As concrete examples of some of the kinds of complaints the OPC receives, relatively little is gained by investigating and/or re-investigating:
- repetitive issues that come up and have already been clearly decided in past cases (e.g. legitimate collection and use of Social Insurance Numbers);
- moot time complaints where the individual has since received the information requested (e.g. where access was already provided, though technically out of time and at no disadvantage to the individual);
- frequent complaints brought forward by the same individual who has an obvious “axe to grind” against an government institution (e.g. where contentious labour or employment issues constitute the real dispute between the parties which could be more effectively dealt with through other, more appropriate procedures);
- multiple complaints brought by many individuals in respect of the same incident (e.g. a data breach involving personal information of many individuals which is already well documented and need not be re-investigated only to confirm what is already known);
- issues that have already been recognized and addressed by the government institution (e.g. effective remedial action has already been taken).
More Effective Use of Limited Resources
Greater discretion at the front end of the intake function would enable the Commissioner to concentrate her limited available resources on complaints that raise systemic issues and have broader, more significant impact on the state of personal information management across the Federal Government.
Traditionally, privacy issues have come up through the individual complaint system as a result of discrete informational transactions between individuals and their governments. Today, major privacy issues arise from more systemic threats resulting from the encroachment of national security and law enforcement initiatives, multiple trans-border data flows, sophisticated data-mining and data-matching programs, and rapidly-advancing information technologies, particularly those enabled by the internet. Such new and emerging threats affect society as a whole, on such a daily and pervasive level, and in such complex and non-transparent fashion, that in most cases, the average person would not even know about them, let alone complain about them.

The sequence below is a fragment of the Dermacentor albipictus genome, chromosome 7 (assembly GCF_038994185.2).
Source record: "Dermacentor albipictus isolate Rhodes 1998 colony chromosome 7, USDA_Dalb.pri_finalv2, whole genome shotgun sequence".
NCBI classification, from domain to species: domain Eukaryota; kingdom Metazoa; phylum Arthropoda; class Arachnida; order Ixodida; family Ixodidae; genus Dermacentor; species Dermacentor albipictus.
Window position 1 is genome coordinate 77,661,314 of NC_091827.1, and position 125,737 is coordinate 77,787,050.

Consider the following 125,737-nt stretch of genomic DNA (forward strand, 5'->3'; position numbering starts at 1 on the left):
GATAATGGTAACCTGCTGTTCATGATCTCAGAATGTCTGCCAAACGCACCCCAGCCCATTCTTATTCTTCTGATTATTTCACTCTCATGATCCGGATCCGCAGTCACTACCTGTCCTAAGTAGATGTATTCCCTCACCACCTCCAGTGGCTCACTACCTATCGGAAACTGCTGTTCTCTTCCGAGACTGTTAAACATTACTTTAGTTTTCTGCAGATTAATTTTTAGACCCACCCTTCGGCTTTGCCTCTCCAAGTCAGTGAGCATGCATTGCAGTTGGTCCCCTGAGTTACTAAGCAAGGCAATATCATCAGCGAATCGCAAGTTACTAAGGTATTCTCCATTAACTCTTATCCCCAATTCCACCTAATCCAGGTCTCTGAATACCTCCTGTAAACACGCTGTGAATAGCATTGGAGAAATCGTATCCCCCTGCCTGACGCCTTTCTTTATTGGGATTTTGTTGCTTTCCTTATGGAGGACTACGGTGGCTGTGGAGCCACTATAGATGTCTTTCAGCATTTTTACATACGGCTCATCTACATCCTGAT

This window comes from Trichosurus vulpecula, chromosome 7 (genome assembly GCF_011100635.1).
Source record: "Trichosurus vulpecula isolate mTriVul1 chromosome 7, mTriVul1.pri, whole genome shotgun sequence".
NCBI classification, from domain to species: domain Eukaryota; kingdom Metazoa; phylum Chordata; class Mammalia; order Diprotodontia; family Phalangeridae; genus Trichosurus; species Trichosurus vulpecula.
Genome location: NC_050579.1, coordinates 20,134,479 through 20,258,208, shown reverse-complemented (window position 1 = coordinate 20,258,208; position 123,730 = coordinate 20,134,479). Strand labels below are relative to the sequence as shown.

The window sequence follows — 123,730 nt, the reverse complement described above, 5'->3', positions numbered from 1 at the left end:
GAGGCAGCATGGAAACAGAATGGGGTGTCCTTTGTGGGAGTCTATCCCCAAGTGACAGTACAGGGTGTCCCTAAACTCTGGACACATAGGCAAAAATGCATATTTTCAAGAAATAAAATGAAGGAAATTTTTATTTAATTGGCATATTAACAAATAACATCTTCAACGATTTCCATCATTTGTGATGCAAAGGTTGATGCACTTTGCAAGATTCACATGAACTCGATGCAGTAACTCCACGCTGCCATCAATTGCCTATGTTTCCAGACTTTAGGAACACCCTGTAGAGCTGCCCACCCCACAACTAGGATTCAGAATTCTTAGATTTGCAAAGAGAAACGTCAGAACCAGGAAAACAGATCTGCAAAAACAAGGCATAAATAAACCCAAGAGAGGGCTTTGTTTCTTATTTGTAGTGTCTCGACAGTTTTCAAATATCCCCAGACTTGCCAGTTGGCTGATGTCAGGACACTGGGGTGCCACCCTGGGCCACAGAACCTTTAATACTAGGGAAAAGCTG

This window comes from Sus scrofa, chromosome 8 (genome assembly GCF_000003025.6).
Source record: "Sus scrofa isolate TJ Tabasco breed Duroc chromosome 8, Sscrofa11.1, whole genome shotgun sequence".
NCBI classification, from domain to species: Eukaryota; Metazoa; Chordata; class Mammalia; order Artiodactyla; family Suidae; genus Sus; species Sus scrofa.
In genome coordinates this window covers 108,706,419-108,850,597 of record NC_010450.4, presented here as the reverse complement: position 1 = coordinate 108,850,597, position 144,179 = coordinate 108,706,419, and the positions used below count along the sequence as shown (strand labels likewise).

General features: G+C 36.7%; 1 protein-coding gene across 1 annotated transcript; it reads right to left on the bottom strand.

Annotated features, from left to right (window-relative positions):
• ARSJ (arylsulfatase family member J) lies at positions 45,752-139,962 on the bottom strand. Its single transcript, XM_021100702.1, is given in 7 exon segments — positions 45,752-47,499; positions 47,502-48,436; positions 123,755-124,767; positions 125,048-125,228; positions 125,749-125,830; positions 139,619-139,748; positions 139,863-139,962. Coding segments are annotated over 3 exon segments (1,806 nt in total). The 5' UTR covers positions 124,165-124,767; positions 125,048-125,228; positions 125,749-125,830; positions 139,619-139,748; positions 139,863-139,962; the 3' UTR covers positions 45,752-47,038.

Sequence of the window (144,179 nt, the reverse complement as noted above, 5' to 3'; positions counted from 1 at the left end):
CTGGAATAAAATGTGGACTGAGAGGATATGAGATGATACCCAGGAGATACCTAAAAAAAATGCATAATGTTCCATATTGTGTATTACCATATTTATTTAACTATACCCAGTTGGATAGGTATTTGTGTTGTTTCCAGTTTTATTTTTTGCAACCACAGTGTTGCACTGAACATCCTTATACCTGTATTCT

Data protection authorities around the world recognize that they must increasingly direct their efforts at curbing these massive threats at their source, as these emerge, rather than wait for an individual to bring a complaint about them and deal with them as they make their way up the long queue. Many data protection authorities in Canada and elsewhere face similar challenges in having to treat all complaints received indiscriminately, with no ability to dismiss or discontinue some of them early on where no public interest would be served by investigating or continuing to investigate them. We are all concerned about the cost of carrying out investigations that amount to no useful purpose and the corresponding opportunity cost of not dealing more effectively with the growing number of broad and systemic issues that are far more pervasive and pose much greater threat to privacy rights.
Focussing Investigative Resources on Privacy Issues that are of Broader Public Interest
The UK Commissioner recently asked the British Parliament for the right to investigate only when an issue is in the public interest. In like manner, the US Federal Trade Commission (the “FTC”) does not accept complaints from individuals but uses them to track systemic issues warranting FTC intervention. Here in Canada, the Canadian Human Rights Act, the Public Servants Disclosure Protection Act and the Accountability Act as well as the Quebec Private Sector Act allow those Commissioners to refuse or cease to examine a matter if the application is frivolous, made in bad faith, could be better dealt with in another forum or where further investigation would clearly serve no purpose.Footnote 5 In November 2007, the Alberta Select Special Review Committee recommended that Alberta’s Personal Information Protection Act be amended “to provide the Commissioner with explicit authority to discontinue an investigation or a review when the Commissioner believes the complaint or request for review is without merit or where there is not sufficient evidence to proceed.”Footnote 6 More recently, the British Columbia Special Review Committee recommended an identical amendment to B.C.’s Personal Information Protection Act, as well as a further clarification “that the Commissioner has the discretion not to proceed with an inquiry in certain circumstances and the authority to reasonably determine his own process.”Footnote 7